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What’s the key to better sex? Try improving your ‘cliteracy’

In her new book, Becoming Cliterate, Dr. Laurie Mintz explains how the ‘penetration’ model of sex is costing women the pleasure they’re seeking.

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Becoming Cliterate by Laurie Mintz. For a story about how to have more orgasms.

What are the biggest myths our culture perpetuates about sex? How much time do you have?

In her new book, Dr. Laurie Mintz — a human sexuality professor at the University of Florida — tackles what might be the most insidious assumption of the bunch: that intercourse is the best, most reliable way to climax.

“Ha!” she says, over the course of 240 pages in her new book, Becoming Cliterate. In actual fact, more than half of women regularly report having difficulty in achieving orgasm with a male partner. Not only that, but 64 percent of them (compared to 91 percent of men) say they managed to reach climax during their last sexual encounter. What gives? We talked to Mintz about the upsides of queer sex, the downsides of the word “foreplay” and the key to closing the male-female pleasure gap — something she calls “cliteracy.”

What is “orgasm inequality?”

Basically that men are having more orgasms than women, even though orgasms are an equal-opportunity event. It’s just as likely for one gender to have an orgasm as the other, biologically speaking. Orgasm equality means you get what you need to orgasm — no matter what your gender — in a sexual encounter.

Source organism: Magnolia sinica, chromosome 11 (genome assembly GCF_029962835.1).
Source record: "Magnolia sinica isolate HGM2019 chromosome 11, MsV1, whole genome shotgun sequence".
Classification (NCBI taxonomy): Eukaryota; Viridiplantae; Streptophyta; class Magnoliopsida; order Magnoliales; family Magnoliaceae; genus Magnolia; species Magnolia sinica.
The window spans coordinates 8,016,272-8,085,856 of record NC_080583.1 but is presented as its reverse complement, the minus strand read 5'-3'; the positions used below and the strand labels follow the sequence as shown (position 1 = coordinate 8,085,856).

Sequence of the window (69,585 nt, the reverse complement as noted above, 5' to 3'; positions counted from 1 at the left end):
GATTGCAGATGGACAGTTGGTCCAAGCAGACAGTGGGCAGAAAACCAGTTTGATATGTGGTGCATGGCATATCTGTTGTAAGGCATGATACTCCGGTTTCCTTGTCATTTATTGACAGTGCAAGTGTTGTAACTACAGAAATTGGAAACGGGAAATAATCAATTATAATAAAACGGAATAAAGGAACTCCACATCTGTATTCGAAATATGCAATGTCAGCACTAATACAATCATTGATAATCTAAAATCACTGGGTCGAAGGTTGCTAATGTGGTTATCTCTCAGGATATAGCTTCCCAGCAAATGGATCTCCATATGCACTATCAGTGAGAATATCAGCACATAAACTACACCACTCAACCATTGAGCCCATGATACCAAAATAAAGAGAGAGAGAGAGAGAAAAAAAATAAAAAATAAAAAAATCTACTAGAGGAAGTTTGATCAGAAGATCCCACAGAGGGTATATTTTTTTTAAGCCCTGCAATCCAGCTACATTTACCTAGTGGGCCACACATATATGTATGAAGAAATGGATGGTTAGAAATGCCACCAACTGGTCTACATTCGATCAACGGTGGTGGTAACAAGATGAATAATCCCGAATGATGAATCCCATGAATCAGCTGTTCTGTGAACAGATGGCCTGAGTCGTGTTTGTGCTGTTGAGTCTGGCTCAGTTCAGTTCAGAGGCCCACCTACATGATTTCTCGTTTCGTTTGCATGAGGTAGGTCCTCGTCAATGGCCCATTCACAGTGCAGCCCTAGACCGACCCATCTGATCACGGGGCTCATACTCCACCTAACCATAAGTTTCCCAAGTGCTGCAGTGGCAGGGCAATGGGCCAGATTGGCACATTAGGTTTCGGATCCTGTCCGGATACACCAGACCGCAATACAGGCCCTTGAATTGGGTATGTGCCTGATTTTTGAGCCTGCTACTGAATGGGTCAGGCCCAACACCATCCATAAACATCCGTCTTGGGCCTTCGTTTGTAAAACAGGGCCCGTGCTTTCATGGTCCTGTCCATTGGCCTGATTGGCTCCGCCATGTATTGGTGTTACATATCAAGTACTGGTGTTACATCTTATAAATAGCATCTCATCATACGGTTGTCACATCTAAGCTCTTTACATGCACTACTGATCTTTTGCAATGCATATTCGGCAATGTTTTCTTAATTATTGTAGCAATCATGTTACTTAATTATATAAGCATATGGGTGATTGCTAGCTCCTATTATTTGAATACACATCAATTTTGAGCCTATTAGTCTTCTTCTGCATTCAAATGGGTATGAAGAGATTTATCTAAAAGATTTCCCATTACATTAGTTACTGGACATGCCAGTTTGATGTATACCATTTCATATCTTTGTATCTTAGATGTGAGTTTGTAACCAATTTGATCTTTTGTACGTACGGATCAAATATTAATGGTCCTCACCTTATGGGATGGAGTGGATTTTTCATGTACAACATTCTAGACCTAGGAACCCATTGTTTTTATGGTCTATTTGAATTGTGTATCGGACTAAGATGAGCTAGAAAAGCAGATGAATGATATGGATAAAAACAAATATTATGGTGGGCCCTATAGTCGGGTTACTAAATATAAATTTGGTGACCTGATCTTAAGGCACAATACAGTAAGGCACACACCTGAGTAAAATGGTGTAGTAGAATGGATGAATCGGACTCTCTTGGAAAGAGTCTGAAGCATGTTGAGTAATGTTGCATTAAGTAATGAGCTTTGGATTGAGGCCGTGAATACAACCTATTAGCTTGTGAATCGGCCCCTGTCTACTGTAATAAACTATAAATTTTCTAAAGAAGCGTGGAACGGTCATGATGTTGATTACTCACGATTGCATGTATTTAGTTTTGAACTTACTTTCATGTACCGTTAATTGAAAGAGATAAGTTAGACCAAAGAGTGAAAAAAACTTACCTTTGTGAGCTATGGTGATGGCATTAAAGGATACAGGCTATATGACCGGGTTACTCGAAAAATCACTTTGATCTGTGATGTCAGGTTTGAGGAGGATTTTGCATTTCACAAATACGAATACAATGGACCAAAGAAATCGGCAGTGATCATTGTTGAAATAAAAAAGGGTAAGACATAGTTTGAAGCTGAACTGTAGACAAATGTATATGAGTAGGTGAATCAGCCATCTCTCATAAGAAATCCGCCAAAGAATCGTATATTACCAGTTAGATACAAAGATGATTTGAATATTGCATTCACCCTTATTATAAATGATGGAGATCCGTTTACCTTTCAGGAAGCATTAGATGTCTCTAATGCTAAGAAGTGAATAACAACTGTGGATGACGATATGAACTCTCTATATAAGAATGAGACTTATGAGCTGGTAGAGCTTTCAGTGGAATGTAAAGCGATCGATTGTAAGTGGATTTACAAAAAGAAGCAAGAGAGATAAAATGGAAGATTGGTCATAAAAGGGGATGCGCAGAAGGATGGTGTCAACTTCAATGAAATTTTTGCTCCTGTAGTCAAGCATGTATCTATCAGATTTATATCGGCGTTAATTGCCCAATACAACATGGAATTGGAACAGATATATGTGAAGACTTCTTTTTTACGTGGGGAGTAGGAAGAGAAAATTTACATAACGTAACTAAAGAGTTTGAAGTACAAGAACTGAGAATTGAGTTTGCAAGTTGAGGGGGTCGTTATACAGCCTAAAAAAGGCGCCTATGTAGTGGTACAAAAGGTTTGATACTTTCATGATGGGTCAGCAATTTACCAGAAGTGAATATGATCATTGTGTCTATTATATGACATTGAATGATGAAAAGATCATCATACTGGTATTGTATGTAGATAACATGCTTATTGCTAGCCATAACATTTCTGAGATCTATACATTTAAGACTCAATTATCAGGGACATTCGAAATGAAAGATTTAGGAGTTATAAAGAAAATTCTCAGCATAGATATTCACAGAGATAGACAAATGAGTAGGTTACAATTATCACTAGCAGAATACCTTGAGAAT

Related: 5 lubes that could transform your sex life


Throughout Becoming Cliterate, you hit on the fact that mainstream culture has taught us that sex = penis + vagina, and everything else is just secondary. But the majority of women don’t orgasm from penetrative sex. 

Recent research has asked women very clearly, “Can you orgasm from a thrusting penis alone? With no clitoral stimulation?” The result is 15 percent. When I ask my students, “What’s your most reliable route to orgasm?” only four percent say a thrusting penis, alone. That’s really striking to me — that’s what we define as sex.

Once you become aware of that, it’s impossible to read things online without becoming angry — all those articles about the “best sex position.” It’s so engrained in our culture, in sex-ed even, that women and men just don’t question it. Then we have women thinking there’s something wrong with them.

There’s also a very rote, prescribed sequence of what sex is: foreplay, penetration, intercourse, then the man has an orgasm. Not only is that a pretty boring model, it’s pretty damn straight.

I really did try to emphasize that in the book. Women having sex with women aren’t having the same orgasm problems — they’ve figured it out. But our culture doesn’t define what they’re doing as sex, even though they’re doing it a lot better than the heterosexuals, you know? We are in a bad situation: Straight women lose orgasm a lot of the time, or end up faking. Queer people don’t have their sex counted in culture and research. Men lose, too, because they have this unrealistic pressure to give a woman an orgasm by lasting long and thrusting hard. They don’t enjoy sex as much, either; they’re focused on performance.